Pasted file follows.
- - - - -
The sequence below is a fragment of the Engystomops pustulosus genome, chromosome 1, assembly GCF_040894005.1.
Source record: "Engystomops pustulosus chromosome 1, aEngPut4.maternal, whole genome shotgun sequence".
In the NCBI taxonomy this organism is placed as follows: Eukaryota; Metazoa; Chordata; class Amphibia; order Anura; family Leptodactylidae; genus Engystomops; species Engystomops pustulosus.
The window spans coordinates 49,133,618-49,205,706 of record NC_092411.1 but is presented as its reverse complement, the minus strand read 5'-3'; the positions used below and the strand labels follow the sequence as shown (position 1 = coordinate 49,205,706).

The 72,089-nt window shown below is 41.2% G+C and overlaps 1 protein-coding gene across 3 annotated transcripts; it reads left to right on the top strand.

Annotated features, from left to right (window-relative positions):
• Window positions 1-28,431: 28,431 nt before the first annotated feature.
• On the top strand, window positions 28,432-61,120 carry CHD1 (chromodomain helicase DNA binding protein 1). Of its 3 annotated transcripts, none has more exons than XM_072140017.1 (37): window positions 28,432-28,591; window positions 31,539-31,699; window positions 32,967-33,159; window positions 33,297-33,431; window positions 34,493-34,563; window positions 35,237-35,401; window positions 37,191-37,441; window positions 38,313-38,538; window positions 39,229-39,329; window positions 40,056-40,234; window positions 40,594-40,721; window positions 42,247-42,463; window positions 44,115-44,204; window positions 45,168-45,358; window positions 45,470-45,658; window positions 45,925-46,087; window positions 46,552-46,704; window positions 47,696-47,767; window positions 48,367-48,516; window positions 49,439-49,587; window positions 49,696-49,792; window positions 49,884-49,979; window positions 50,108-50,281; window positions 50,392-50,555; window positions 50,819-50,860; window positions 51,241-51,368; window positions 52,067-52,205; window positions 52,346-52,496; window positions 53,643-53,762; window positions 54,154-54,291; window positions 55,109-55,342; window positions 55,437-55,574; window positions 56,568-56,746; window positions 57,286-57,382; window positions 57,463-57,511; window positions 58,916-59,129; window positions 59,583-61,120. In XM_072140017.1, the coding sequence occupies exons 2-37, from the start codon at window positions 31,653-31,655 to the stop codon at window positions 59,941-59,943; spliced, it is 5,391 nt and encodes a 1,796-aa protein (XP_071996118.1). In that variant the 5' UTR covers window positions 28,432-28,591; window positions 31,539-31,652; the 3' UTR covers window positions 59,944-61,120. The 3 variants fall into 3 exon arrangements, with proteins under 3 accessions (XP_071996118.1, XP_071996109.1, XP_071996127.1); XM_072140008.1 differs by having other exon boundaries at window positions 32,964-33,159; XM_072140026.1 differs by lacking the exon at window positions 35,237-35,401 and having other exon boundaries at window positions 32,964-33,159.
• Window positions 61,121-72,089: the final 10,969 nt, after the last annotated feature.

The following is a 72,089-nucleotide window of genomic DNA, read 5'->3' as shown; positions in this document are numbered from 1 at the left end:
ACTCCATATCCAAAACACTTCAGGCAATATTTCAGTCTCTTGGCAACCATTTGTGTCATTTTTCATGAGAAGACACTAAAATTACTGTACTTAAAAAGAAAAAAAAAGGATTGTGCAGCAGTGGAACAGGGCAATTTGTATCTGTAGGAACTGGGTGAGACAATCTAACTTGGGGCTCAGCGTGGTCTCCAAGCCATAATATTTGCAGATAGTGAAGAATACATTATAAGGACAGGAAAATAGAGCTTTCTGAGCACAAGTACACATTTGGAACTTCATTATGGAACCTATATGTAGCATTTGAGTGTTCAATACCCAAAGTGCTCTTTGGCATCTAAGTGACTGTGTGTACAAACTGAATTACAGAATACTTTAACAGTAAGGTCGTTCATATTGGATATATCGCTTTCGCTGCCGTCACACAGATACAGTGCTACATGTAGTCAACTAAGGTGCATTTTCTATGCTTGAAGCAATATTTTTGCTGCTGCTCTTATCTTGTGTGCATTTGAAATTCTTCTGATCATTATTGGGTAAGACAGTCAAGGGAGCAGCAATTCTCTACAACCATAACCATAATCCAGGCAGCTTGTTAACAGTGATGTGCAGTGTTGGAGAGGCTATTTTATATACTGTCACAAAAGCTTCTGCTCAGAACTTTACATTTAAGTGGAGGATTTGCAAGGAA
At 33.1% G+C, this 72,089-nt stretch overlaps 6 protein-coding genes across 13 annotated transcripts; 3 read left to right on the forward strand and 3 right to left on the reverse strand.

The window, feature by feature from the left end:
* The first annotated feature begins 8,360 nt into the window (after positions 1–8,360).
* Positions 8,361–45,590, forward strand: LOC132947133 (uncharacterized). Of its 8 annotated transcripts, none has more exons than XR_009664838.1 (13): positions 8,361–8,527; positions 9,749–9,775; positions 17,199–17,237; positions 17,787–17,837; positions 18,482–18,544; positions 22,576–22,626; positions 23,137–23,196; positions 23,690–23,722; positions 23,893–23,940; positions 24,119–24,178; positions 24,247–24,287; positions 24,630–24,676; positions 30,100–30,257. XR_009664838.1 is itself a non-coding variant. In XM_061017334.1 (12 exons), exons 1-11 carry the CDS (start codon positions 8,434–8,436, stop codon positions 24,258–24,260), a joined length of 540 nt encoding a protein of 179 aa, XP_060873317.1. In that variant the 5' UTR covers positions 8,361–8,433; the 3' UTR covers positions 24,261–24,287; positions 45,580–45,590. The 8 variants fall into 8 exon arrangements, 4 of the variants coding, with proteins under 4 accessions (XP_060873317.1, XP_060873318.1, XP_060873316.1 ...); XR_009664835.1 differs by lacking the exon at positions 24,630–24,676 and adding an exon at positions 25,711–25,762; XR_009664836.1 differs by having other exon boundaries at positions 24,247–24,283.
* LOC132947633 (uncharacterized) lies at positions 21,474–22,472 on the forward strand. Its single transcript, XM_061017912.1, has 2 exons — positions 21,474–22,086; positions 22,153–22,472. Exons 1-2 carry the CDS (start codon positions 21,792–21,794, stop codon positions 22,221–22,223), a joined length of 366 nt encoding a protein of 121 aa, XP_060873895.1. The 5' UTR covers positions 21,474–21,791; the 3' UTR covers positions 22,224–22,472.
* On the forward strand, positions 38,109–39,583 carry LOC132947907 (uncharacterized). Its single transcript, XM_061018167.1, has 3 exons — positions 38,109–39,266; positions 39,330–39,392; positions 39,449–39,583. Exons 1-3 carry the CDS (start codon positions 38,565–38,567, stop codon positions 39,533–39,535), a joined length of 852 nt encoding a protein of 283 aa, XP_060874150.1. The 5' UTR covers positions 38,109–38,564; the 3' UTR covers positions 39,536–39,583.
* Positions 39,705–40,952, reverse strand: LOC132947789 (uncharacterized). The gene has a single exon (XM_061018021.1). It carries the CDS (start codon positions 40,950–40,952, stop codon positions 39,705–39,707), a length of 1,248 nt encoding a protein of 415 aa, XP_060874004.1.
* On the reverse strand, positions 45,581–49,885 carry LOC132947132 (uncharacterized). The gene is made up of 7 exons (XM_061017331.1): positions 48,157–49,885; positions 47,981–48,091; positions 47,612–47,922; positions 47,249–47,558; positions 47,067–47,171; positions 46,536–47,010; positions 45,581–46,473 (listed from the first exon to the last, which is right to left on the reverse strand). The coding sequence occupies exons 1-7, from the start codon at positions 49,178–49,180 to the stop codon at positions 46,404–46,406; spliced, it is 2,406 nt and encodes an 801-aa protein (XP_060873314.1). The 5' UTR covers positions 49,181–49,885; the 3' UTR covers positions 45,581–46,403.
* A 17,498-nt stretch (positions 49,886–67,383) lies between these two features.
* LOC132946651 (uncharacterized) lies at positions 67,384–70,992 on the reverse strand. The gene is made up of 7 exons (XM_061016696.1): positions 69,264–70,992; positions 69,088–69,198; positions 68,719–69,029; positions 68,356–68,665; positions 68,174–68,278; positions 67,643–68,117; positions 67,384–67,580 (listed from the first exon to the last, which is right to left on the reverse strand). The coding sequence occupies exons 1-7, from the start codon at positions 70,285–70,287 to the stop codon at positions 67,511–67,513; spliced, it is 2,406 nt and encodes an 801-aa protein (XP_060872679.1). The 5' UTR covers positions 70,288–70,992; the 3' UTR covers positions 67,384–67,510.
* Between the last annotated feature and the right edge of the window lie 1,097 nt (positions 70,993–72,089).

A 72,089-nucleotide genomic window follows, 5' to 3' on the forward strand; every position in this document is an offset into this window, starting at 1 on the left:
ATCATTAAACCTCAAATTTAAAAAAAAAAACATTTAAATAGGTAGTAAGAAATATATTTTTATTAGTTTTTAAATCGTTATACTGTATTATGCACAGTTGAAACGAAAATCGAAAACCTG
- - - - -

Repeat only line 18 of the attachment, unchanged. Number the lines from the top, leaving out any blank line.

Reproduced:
* Positions 39,705–40,952, reverse strand: LOC132947789 (uncharacterized). The gene has a single exon (XM_061018021.1). It carries the CDS (start codon positions 40,950–40,952, stop codon positions 39,705–39,707), a length of 1,248 nt encoding a protein of 415 aa, XP_060874004.1.